Seguin Volksmarch

Vacant hotel.

Nice house.

It's been made into a bed and breakfast, Mosheim Mansion

Begun in 1929 and opening in 1931, the Texas was a glamorous, atmospheric movie palace on a small scale, often described as ‘an intimate gem’.

In 1996, The Seguin Conservation Society acquired The Texas Theatre and began plans to restore the treasure to past glory.

The theatre had its new grand opening in March, 2011.

Mural of the race in “American Graffiti”. Harrison Ford in the black car and Paul Lemat in the yellow.

Methodist Church.

We came to a street just lined with wonderful houses, one right after the other.

Interesting metal tub in this garden.

Mike’s Edge mural.

Another nice house.

Erected 1902-1903 by Women’s Federated Clubs of Seguin.

Known as the first structure in Texas built solely for a women’s clubs. Architecture is Greek revival.

Christmas decorations on the light posts.

Seguin City Hall.

Guadalupe County Courthouse.

Nice house down by the Seguin River.

Double church spires on Saint Andrews Episcopal Church.

Another nice home.

Seguin’s first church. Built in 1849 for a Methodist convention, Seguin’s first church building was used by worshipers of all Protestant denominations for some years.

Log cabin of John Campbell who emigrated from Ireland before 1847.

Dietz Doll House. It was built in 1910 by Louis Dietz for little Alice O’Brien, 5 years old, who had come to Seguin as an orphan train child. Alice was born on May 28, 1905, in the New York Foundling Hospital in New York City. In those days, orphan or homeless children were transported by train to various small towns throughout the United States for adoption. In Seguin, Alice was taken in by John and Julia Magin, but nine months later, Mrs. Magin died. A German-born carpenter, Louis Dietz and his sister, Miss Mollie, applied to the Catholic Parish priest to raise Alice in their home..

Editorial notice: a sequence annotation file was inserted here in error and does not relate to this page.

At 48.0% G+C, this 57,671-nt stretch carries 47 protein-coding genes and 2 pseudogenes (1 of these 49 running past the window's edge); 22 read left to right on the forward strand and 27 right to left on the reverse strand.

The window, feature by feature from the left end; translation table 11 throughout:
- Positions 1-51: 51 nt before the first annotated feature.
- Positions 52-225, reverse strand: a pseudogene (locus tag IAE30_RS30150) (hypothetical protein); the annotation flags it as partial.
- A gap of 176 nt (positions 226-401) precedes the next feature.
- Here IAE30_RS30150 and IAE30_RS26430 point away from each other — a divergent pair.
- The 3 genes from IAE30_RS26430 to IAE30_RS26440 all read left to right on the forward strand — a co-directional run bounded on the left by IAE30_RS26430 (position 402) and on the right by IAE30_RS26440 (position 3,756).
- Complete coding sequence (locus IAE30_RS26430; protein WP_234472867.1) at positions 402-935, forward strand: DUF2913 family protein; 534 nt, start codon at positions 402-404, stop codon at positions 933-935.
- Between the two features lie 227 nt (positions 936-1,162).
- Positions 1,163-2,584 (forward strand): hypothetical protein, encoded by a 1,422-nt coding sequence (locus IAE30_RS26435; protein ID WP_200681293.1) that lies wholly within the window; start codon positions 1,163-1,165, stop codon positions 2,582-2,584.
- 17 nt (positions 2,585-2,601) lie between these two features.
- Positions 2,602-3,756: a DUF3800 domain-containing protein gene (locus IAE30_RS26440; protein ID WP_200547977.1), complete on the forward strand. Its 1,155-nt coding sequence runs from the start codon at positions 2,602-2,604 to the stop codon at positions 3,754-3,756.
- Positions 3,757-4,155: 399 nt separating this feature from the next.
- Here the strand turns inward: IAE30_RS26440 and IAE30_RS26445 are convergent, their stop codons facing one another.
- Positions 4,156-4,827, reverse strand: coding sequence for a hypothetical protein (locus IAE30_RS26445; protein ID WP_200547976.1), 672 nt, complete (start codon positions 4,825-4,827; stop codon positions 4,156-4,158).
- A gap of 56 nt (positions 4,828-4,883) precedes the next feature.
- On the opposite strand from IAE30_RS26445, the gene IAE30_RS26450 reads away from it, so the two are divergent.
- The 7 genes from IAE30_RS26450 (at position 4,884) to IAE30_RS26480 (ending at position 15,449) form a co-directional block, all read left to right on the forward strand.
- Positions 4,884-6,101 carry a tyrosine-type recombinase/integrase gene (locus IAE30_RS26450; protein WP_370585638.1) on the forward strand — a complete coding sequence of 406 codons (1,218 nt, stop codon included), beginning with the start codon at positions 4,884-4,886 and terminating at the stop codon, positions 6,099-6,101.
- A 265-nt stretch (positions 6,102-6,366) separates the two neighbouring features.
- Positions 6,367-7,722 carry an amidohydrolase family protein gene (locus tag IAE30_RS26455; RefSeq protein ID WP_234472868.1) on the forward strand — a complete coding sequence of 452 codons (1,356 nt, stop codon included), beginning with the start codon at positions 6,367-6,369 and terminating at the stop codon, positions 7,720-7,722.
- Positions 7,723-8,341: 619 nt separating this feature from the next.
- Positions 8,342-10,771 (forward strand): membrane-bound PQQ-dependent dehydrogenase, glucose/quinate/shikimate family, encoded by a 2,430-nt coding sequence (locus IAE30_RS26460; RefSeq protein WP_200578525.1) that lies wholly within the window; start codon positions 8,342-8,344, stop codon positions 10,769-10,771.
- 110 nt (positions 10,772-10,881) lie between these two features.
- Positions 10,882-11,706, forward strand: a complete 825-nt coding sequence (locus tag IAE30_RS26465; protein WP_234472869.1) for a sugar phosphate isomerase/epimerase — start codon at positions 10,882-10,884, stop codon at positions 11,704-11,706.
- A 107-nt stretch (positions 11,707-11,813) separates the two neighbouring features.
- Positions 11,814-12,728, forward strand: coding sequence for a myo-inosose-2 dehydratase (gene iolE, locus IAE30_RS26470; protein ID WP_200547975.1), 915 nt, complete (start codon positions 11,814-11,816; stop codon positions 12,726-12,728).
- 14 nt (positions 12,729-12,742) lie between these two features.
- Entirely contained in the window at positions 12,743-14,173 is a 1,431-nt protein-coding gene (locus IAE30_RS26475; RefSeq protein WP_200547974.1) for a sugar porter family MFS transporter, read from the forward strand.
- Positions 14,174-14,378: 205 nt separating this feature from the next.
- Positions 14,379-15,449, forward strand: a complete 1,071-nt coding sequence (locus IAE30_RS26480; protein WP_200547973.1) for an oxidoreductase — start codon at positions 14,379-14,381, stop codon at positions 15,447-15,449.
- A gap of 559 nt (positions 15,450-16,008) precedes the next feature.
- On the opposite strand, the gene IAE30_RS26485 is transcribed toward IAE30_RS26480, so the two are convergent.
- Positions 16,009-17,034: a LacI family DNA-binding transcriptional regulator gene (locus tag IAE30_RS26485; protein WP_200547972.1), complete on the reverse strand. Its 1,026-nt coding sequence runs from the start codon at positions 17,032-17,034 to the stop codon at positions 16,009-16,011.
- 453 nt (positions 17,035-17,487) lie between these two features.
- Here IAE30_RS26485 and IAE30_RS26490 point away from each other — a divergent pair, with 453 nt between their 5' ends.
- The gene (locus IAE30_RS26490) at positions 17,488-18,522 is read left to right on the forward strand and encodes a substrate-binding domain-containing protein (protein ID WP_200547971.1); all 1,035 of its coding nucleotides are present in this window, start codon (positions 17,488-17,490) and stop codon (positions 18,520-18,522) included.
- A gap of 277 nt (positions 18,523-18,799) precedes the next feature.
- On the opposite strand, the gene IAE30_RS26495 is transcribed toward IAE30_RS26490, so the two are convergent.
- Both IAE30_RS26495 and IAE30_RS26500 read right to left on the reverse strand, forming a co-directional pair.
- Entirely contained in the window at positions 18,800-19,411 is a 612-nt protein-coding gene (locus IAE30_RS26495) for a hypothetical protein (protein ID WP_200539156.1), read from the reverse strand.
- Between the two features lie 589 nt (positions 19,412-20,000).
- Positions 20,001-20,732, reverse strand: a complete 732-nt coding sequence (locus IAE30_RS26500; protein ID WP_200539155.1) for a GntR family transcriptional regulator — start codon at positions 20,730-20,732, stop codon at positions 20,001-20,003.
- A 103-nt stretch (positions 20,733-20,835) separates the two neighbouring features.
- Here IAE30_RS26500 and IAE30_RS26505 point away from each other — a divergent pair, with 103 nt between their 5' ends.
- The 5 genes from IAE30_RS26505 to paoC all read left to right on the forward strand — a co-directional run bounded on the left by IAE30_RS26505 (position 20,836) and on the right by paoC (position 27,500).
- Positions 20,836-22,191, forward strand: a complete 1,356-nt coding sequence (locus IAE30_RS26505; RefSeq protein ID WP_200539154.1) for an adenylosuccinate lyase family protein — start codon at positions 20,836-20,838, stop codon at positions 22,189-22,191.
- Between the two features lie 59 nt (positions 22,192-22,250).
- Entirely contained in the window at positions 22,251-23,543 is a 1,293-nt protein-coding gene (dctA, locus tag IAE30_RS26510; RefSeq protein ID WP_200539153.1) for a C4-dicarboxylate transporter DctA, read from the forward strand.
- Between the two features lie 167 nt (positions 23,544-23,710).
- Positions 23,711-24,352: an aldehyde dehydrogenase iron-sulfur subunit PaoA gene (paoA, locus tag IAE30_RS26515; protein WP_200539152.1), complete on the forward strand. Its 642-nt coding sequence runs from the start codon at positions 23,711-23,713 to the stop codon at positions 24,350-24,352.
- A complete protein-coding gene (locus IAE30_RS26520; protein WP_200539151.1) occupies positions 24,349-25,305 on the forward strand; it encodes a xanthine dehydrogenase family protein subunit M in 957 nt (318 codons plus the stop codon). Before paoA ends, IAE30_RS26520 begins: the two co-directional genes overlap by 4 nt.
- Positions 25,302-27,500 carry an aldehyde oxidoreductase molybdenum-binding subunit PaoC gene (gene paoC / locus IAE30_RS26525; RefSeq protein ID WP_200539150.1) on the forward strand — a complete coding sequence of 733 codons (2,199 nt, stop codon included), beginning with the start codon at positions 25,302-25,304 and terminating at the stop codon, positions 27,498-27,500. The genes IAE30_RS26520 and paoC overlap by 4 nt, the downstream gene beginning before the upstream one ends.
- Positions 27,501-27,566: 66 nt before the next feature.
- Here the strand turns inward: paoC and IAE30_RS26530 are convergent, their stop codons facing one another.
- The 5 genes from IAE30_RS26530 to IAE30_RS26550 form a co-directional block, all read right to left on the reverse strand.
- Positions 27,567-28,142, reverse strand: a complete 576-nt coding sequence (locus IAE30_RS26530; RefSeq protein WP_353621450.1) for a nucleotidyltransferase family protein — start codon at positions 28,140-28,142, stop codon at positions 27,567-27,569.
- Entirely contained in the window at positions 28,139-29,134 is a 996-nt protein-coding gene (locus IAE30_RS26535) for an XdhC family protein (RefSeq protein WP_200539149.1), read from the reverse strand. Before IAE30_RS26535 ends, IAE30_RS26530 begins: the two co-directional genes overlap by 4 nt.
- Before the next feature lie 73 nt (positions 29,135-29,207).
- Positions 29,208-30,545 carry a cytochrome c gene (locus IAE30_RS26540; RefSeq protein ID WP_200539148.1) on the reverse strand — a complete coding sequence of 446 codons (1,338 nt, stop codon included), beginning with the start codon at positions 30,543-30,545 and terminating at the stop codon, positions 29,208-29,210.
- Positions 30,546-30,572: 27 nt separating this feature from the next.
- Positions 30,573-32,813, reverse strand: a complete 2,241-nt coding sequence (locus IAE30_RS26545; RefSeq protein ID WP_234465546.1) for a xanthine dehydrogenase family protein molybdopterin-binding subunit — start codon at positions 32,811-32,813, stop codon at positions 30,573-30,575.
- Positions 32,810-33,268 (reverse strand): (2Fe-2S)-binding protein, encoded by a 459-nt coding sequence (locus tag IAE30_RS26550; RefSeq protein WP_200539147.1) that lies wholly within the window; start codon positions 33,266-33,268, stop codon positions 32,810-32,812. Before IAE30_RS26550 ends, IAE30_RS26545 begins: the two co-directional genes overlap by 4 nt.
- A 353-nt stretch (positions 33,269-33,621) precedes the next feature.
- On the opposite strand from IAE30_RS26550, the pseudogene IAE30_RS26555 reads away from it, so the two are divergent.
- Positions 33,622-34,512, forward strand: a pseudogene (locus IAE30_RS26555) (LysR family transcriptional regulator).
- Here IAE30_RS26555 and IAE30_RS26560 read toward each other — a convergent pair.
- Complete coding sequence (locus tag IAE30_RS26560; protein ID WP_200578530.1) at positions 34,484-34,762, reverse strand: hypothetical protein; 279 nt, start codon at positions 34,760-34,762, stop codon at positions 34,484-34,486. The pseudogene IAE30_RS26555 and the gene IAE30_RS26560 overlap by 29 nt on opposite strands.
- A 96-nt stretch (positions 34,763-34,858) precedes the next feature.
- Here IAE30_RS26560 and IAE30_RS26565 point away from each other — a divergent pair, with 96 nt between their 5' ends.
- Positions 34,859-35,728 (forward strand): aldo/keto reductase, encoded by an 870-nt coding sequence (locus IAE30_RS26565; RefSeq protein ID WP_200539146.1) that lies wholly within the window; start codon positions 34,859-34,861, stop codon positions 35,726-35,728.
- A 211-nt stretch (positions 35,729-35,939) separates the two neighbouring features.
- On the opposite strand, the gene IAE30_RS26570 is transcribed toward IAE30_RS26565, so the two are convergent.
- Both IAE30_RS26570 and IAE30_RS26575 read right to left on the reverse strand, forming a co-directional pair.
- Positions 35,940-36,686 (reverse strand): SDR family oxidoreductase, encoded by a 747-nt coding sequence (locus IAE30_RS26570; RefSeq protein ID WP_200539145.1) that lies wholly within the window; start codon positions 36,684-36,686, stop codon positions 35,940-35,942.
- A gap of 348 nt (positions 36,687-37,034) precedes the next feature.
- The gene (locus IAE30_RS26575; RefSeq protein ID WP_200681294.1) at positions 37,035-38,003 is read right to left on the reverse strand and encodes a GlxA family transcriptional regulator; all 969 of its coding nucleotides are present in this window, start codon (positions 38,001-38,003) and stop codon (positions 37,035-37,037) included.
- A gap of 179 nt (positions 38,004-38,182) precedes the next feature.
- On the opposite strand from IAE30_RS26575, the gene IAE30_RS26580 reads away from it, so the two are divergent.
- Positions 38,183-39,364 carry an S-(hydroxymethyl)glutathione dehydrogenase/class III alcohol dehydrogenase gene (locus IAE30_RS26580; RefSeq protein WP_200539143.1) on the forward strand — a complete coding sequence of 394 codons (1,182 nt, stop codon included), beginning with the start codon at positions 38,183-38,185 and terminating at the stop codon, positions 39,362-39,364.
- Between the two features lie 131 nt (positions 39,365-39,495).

Built in 1849 of hand-formed, sun-dried abode, it is one of the oldest structures in Seguin. Prevention of its demolition in 1952 was the first project of the Seguin Conservation Society

A newer home but very pretty decorated for Christmas.

Another old home.

This is an older movie house built in the late 1920’s. Unfortunately, just a few years after it was built, a fire destroyed most of the theatre. However, the theatre was re-built in 1947 to look like the original building/structure.

Saint James Catholic Church.

Nolte Building circa 1910. Occupied by Starcke Furniture Company.

One of the markers around City Park.

Statue of Juan Seguin depicting him as he looked in 1839, as he rode in a parade held in his honor when the town changed its name from Walnut Springs to Seguin.

Fountain in the middle of the city park.

Another marker in the park.

Marker for John Ireland. Governor of Texas 1882-86. University of Texas was born during his term in office.

Marker describing the “White Way” when lights were installed on Seguin’s streets.

Veteran’s Memorial.

Marker telling of the Old Spanish Trail that passed through this area.

Pecan displayed on the courthouse lawn.

A new veteran’s Memorial.

Mural by Brent M. McCarthy – circa 2008

Entrance to Walnut Springs Park.

Historical marker about Walnut Springs.

Very nice walkway and bridge.



Juan Seguin’s grave. He died in 1890 in Nuevo, Laredo, Mexico. His remains were returned to Seguin, TX in September, 1974. His body was reinterred with special honors on July 4, 1976, by the City of Seguin and Seguin Bicentennial Commission.

Second Baptist Church. During Reconstruction, the freed slaves in Seguin organized their own congregation.

Passed back by Walnut Springs Park at a different entrance.

Another Roadunner.